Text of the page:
Generating PDF

Air Cargo in 2021: Fighting the COVID-19 Pandemic & Key Policy Challenges

By  Brussels, — Last updated on 11 December 2023

Air cargo has proven essential throughout the COVID-19 pandemic. The sector has ensured the continuity of global value chains — supporting the survival of European businesses. It has also played a pivotal role in the transport of essential goods ranging from personal protective equipment (PPE) to medicines, medical equipment, and vaccines.

The European Commission (EC) launched several important initiatives since the outbreak of the pandemic to ensure that air cargo could continue to fulfil its vital role for European citizens and businesses. First and foremost, it introduced “Green Lanes” to streamline cross-border cargo transport, ease the administrative and logistical burden on cargo operators and ensure the effective and continued free movement of goods. The EC also issued airfreight-specific measures. These include recommendations to Member States to grant temporary traffic rights for additional cargo operations from outside the EU; removing night curfews and/or slot restrictions at airports for essential air cargo operations; enabling the use of passenger aircraft for cargo-only operations (so-called “preighters”) and exempting cargo pilots and crew from travel restrictions.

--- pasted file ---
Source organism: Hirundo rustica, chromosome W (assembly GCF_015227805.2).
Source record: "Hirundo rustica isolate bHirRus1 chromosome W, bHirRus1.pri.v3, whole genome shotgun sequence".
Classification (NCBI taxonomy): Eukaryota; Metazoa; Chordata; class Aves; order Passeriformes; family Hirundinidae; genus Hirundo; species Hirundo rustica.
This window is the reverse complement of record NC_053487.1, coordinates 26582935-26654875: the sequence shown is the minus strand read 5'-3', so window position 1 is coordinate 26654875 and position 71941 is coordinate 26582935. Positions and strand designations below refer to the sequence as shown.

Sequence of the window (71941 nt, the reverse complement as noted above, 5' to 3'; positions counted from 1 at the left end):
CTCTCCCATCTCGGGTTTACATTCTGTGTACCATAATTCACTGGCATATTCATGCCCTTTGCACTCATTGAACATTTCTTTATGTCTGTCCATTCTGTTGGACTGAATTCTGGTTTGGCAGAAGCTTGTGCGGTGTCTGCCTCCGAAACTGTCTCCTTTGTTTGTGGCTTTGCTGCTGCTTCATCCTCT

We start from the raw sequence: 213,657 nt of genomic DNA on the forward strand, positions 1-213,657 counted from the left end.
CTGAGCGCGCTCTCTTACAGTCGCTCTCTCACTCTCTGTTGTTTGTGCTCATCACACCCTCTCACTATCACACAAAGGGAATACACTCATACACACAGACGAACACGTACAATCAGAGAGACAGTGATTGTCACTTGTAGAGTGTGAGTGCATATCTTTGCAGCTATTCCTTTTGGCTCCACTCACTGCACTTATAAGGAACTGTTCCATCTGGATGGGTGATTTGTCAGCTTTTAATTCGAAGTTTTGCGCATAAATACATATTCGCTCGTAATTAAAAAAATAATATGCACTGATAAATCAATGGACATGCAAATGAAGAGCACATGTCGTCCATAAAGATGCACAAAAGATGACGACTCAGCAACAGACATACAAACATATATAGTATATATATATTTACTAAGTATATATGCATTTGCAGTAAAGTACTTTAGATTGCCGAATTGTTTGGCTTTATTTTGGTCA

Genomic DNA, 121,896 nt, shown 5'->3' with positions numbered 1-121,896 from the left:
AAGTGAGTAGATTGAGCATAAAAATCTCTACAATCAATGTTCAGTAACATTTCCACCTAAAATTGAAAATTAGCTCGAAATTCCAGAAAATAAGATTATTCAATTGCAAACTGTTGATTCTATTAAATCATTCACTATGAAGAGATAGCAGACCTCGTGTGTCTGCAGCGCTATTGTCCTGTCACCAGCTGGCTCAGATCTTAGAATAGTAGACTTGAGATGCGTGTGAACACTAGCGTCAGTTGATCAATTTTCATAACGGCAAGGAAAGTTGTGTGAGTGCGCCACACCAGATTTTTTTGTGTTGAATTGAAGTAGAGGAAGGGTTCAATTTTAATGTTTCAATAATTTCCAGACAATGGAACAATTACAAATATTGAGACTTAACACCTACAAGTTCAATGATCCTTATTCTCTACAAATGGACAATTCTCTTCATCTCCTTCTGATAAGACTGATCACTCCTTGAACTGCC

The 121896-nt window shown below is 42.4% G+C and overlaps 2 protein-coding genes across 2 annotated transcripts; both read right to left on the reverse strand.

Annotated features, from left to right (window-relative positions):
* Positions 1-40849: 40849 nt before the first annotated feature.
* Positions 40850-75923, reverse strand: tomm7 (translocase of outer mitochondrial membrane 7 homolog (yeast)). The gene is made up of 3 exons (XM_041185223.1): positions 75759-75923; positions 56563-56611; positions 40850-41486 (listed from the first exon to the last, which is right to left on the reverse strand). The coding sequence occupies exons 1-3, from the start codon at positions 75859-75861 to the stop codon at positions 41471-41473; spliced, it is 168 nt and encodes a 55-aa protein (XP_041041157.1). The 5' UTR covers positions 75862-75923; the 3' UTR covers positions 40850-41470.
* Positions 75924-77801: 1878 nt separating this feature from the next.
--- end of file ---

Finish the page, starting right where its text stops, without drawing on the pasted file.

Despite these measures, 2020 was an extremely challenging year both for air cargo and the aviation sector in general: significant short- and long-term challenges remain. Chief among them is air cargo’s decisive role in the transportation of COVID-19 vaccines across Europe and the world, in addition to the rollout of vaccination campaigns at the national level – a responsibility upon which the recovery of our entire continent depends. To make this recovery possible, close coordination between the sector and EU policymakers will be key.

This position paper focuses on specific policy challenges — air cargo security, secured international value chains and customs rules — outlining the state of play and calling on EU policymakers to propose changes to meet these challenges and support the sector.

1. Cargo security

State of play